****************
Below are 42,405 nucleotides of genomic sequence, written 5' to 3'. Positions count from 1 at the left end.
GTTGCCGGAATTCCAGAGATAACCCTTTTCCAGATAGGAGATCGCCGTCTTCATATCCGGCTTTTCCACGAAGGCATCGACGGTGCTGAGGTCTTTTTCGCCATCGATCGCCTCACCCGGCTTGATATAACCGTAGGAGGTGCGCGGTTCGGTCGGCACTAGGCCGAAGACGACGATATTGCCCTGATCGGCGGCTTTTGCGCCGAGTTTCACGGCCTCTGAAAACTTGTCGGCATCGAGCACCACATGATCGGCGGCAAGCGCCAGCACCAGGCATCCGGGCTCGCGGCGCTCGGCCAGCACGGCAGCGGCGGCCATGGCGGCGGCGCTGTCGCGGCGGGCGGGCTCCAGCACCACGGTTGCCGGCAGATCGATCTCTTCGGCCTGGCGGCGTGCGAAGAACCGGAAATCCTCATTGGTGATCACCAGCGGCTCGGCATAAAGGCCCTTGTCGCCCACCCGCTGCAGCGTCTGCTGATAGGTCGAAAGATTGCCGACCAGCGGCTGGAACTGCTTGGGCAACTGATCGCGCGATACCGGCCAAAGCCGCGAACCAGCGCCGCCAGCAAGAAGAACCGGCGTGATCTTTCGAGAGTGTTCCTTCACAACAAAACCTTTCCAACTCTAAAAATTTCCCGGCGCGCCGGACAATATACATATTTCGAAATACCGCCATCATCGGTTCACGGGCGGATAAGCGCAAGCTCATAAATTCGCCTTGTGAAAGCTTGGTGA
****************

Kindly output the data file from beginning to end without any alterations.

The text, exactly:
Below are 42,405 nucleotides of genomic sequence, written 5' to 3'. Positions count from 1 at the left end.
GTTGCCGGAATTCCAGAGATAACCCTTTTCCAGATAGGAGATCGCCGTCTTCATATCCGGCTTTTCCACGAAGGCATCGACGGTGCTGAGGTCTTTTTCGCCATCGATCGCCTCACCCGGCTTGATATAACCGTAGGAGGTGCGCGGTTCGGTCGGCACTAGGCCGAAGACGACGATATTGCCCTGATCGGCGGCTTTTGCGCCGAGTTTCACGGCCTCTGAAAACTTGTCGGCATCGAGCACCACATGATCGGCGGCAAGCGCCAGCACCAGGCATCCGGGCTCGCGGCGCTCGGCCAGCACGGCAGCGGCGGCCATGGCGGCGGCGCTGTCGCGGCGGGCGGGCTCCAGCACCACGGTTGCCGGCAGATCGATCTCTTCGGCCTGGCGGCGTGCGAAGAACCGGAAATCCTCATTGGTGATCACCAGCGGCTCGGCATAAAGGCCCTTGTCGCCCACCCGCTGCAGCGTCTGCTGATAGGTCGAAAGATTGCCGACCAGCGGCTGGAACTGCTTGGGCAACTGATCGCGCGATACCGGCCAAAGCCGCGAACCAGCGCCGCCAGCAAGAAGAACCGGCGTGATCTTTCGAGAGTGTTCCTTCACAACAAAACCTTTCCAACTCTAAAAATTTCCCGGCGCGCCGGACAATATACATATTTCGAAATACCGCCATCATCGGTTCACGGGCGGATAAGCGCAAGCTCATAAATTCGCCTTGTGAAAGCTTGGTGA